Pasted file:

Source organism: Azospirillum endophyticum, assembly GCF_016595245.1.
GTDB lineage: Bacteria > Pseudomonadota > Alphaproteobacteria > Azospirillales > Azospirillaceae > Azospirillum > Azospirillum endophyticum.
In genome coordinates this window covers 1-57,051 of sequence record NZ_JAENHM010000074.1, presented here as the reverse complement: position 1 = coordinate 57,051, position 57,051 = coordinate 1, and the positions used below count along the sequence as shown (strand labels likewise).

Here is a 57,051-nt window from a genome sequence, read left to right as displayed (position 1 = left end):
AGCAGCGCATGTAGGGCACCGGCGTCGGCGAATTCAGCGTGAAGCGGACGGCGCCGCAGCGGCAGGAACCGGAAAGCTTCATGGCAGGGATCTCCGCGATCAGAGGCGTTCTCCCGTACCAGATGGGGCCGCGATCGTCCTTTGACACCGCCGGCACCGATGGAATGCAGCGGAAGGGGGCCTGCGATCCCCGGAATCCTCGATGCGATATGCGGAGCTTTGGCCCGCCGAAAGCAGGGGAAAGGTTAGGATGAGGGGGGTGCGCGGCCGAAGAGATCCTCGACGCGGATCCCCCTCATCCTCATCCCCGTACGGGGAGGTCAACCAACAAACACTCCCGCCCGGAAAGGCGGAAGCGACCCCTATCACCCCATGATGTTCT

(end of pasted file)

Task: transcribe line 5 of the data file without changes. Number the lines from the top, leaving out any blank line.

AGCAGCGCATGTAGGGCACCGGCGTCGGCGAATTCAGCGTGAAGCGGACGGCGCCGCAGCGGCAGGAACCGGAAAGCTTCATGGCAGGGATCTCCGCGATCAGAGGCGTTCTCCCGTACCAGATGGGGCCGCGATCGTCCTTTGACACCGCCGGCACCGATGGAATGCAGCGGAAGGGGGCCTGCGATCCCCGGAATCCTCGATGCGATATGCGGAGCTTTGGCCCGCCGAAAGCAGGGGAAAGGTTAGGATGAGGGGGGTGCGCGGCCGAAGAGATCCTCGACGCGGATCCCCCTCATCCTCATCCCCGTACGGGGAGGTCAACCAACAAACACTCCCGCCCGGAAAGGCGGAAGCGACCCCTATCACCCCATGATGTTCT